What I learned at Amazon in first 5 months

I joined Amazon in March this year. On completing 5 months here, I am writing my observations to reflect on my learnings.  

This is the first time I am working at a big company. I observed design and culture from a fresh lens, and sometimes in contrast to Indian-tech startups where I worked for 3+ years before coming to Amazon. This post outlines my learnings and observations which might help feed someone’s curiosity on how big companies function.

 

(Views in the post are my own and do not represent Amazon in any way; this post does not include parts of my work at Amazon)

 

What I do at Amazon

I am a UX designer in Customer Service team. More specifically, I own most of customer-facing post-order experiences for India. Anyone who has shopped on Amazon would know Your Orders, Call Us, Customer Service, and post-order communications. Yes, that’s what I do — make these experiences better everyday. This is an exciting piece to own for three main reasons:
 

  1. It’s crucial to Amazon due to its relentless focus on Customer Service

  2. It’s new and challenging to design for next 100 million users

  3. I get to understand both customer and associate facing sides — and build a unified experience for everyone involved. 

 

I closely work with a team of 16 people which consists of Product Managers, one UX writer and another UX designer. I also collaborate with the worldwide design and product team to localise upcoming features for India.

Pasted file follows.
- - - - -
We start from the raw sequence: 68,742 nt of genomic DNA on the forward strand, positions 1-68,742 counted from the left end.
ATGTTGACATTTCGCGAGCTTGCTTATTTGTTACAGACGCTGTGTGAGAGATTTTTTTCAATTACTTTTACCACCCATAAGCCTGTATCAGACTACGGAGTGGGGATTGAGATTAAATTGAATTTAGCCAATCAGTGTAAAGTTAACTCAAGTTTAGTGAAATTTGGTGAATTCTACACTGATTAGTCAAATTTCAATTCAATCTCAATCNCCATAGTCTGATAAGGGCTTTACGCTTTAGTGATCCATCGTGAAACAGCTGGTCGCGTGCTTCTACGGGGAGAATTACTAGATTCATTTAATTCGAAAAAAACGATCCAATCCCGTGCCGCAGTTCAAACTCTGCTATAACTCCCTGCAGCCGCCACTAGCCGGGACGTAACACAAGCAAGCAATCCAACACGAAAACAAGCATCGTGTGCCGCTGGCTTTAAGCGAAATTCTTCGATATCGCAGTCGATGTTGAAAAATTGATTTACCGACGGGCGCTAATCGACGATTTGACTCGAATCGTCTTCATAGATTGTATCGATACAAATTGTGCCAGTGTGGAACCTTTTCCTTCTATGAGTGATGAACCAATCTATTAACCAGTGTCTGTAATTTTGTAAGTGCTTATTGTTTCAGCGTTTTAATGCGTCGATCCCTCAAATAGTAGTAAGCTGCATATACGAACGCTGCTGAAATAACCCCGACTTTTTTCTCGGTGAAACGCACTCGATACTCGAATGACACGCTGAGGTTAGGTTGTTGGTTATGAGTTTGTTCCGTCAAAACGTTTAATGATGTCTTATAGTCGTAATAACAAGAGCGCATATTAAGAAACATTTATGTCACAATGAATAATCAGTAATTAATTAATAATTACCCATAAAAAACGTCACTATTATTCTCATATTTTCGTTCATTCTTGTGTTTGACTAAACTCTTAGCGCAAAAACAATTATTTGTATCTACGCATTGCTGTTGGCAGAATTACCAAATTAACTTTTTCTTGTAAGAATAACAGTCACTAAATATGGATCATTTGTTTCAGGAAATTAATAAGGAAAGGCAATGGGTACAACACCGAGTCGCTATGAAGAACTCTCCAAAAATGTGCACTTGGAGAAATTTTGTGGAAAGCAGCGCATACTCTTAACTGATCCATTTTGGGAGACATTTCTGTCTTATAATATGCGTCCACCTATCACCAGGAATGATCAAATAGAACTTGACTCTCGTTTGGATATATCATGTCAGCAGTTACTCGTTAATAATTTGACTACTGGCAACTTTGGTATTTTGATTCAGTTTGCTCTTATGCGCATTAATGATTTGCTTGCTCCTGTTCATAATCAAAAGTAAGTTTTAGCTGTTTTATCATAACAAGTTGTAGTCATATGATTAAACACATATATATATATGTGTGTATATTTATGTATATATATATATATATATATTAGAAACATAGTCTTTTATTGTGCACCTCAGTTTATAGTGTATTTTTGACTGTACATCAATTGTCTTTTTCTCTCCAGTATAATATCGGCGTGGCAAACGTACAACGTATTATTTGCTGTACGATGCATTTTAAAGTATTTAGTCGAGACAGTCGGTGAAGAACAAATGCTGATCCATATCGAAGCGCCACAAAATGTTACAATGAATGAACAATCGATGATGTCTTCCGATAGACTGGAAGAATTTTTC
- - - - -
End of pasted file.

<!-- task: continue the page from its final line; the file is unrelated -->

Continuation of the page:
Screenshots of flows I take care of (Only for representation, I haven't designed the above flows)

Learnings about work and design:
 

  • Customer service is complex and intriguing. Ever wondered what happens when you call Amazon customer care? How are they able to answer all your questions? What tools do they use and what processes do they follow? What happens when a celebrity expresses concern on social media? How do they know about fraudulent customers? I got the opportunity to closely understand and find answers to these questions. (PS: the job of customer care executives is hard. Imagine frustrated customers yelling at you for something you haven’t done)